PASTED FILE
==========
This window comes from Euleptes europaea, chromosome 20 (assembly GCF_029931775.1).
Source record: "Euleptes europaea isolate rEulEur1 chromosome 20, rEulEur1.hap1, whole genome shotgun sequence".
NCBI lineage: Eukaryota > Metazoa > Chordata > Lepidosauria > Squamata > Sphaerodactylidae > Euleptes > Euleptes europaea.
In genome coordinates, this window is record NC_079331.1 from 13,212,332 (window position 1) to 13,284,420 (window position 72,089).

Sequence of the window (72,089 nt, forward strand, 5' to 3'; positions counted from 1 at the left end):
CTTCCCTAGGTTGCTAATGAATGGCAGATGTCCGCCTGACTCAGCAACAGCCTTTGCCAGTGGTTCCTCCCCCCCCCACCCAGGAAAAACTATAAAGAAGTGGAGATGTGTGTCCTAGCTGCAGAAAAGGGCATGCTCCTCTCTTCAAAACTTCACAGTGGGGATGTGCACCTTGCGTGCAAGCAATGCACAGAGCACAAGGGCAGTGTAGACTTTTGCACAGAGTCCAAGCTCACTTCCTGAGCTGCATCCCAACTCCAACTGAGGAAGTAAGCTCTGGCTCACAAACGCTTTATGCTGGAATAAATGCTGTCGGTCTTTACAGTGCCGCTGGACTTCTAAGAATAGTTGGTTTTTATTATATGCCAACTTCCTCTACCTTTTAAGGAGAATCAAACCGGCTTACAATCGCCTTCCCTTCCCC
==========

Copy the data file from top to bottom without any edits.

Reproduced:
This window comes from Euleptes europaea, chromosome 20 (assembly GCF_029931775.1).
Source record: "Euleptes europaea isolate rEulEur1 chromosome 20, rEulEur1.hap1, whole genome shotgun sequence".
NCBI lineage: Eukaryota > Metazoa > Chordata > Lepidosauria > Squamata > Sphaerodactylidae > Euleptes > Euleptes europaea.
In genome coordinates, this window is record NC_079331.1 from 13,212,332 (window position 1) to 13,284,420 (window position 72,089).

Sequence of the window (72,089 nt, forward strand, 5' to 3'; positions counted from 1 at the left end):
CTTCCCTAGGTTGCTAATGAATGGCAGATGTCCGCCTGACTCAGCAACAGCCTTTGCCAGTGGTTCCTCCCCCCCCCACCCAGGAAAAACTATAAAGAAGTGGAGATGTGTGTCCTAGCTGCAGAAAAGGGCATGCTCCTCTCTTCAAAACTTCACAGTGGGGATGTGCACCTTGCGTGCAAGCAATGCACAGAGCACAAGGGCAGTGTAGACTTTTGCACAGAGTCCAAGCTCACTTCCTGAGCTGCATCCCAACTCCAACTGAGGAAGTAAGCTCTGGCTCACAAACGCTTTATGCTGGAATAAATGCTGTCGGTCTTTACAGTGCCGCTGGACTTCTAAGAATAGTTGGTTTTTATTATATGCCAACTTCCTCTACCTTTTAAGGAGAATCAAACCGGCTTACAATCGCCTTCCCTTCCCC